Setting and Population Appropriateness

During the research phase of a project, the investigator must consider a rationale for identifying and using a particular setting as a data-collection site (Marshall & Rossman, 2006). Data collection does not always involve recruiting random subjects and generally requires researchers to go out into the field and become involved with a population or group. Decisions must also be made regarding who will collect the data and who or what will comprise the research study population. The study might require data from a set of individuals. Or you might collect data on organizations, communities, buildings, events, or nations. While choices may be numerous, some advice is in order. First, it is best to be practical. Select a site or set ting that is reasonable in size and complexity so the study can be completed within the time and budget you have available. It is also wise to consider your own level of skill and familiarity with the setting. The study site or setting should be a location where:

  1. Entry or access is possible.
  2. The appropriate people (target population) are likely to be available.
  3. There is a high probability that the study’s focuses, and processes, people, programs, interactions, and structures that are part of the research question(s) will be available to the investigator.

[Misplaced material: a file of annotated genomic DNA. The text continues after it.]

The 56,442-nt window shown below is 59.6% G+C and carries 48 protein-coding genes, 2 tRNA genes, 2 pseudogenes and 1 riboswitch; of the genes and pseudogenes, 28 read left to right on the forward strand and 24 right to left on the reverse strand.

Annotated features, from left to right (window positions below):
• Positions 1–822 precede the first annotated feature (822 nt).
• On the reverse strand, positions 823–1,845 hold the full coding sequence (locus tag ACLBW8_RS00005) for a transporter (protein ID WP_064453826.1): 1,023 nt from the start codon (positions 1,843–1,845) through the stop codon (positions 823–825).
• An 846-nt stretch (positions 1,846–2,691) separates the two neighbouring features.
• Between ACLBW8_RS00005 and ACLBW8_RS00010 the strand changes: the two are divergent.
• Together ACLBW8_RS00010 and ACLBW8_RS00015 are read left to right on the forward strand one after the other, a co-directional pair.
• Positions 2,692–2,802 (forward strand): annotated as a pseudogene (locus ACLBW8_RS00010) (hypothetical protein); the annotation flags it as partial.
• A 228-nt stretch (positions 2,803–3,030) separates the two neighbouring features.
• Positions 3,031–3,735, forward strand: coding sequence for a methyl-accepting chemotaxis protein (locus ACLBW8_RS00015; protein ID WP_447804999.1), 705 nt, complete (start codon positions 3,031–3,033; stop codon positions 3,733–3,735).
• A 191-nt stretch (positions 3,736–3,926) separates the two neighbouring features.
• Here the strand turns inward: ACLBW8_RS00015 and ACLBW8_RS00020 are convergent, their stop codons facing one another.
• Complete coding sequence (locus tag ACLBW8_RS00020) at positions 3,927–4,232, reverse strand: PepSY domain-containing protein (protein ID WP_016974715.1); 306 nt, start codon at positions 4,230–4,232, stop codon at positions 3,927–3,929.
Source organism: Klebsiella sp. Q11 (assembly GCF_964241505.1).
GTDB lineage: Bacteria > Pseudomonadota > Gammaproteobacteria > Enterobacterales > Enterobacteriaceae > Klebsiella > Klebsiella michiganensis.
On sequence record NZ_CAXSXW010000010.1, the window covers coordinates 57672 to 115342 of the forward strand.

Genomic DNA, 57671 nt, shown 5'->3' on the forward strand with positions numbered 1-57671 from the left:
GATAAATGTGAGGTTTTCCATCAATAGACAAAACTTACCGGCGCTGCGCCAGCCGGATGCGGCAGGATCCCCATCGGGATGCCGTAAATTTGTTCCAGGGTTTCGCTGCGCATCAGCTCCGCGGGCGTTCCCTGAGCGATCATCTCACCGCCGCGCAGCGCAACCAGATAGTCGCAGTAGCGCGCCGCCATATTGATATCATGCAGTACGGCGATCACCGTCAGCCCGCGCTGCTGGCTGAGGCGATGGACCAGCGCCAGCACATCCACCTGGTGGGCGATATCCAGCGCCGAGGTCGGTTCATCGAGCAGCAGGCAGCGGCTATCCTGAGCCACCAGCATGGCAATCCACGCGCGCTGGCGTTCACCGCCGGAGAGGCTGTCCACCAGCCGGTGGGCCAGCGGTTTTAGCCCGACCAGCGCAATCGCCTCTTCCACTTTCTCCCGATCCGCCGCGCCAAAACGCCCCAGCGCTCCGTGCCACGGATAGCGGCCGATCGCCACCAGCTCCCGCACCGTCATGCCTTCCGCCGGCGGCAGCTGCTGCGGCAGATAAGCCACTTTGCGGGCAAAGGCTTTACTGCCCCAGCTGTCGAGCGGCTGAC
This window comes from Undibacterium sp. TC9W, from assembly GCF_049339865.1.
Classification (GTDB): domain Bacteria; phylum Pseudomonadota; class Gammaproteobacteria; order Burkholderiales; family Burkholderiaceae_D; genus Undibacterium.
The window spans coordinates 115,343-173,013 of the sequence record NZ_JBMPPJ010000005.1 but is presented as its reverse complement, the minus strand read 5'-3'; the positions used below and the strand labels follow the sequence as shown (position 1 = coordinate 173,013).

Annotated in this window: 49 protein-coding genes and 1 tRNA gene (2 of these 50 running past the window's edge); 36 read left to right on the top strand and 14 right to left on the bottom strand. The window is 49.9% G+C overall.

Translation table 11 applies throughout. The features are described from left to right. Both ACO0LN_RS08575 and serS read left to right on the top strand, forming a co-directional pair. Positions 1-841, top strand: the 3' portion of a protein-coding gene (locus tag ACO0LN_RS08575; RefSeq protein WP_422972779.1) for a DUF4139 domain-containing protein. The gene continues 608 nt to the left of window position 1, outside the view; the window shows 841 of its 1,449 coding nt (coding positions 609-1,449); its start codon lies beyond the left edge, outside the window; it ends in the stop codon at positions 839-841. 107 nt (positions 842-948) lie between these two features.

4. The research can be conducted effectively by an individual or individuals during the data-collection phase of the study
Also, don’t use a shopping mall, unless your study is about shopping. Or, more generally, do not plan a research project in some setting simply because the setting is available

Your research question is generally regarded as the primary guide to the appropriate site or setting selection (Flick, 2006; Leedy & Ormrod, 2004; Marshall & Rossman, 2006; Silverman, 2006). For example, if the research question has to do with why some people remain in relationships after having suffered domestic abuse, the  data-collection site must be a safe place related to these populations, such as a shelter. If you want to know more about women who leave their husbands, try family court. To understand popular representations of domestic abuse, look to television, newspapers, and magazines. Or, if your research concerns effective intervention strategies, contact mediation centers and family counseling services.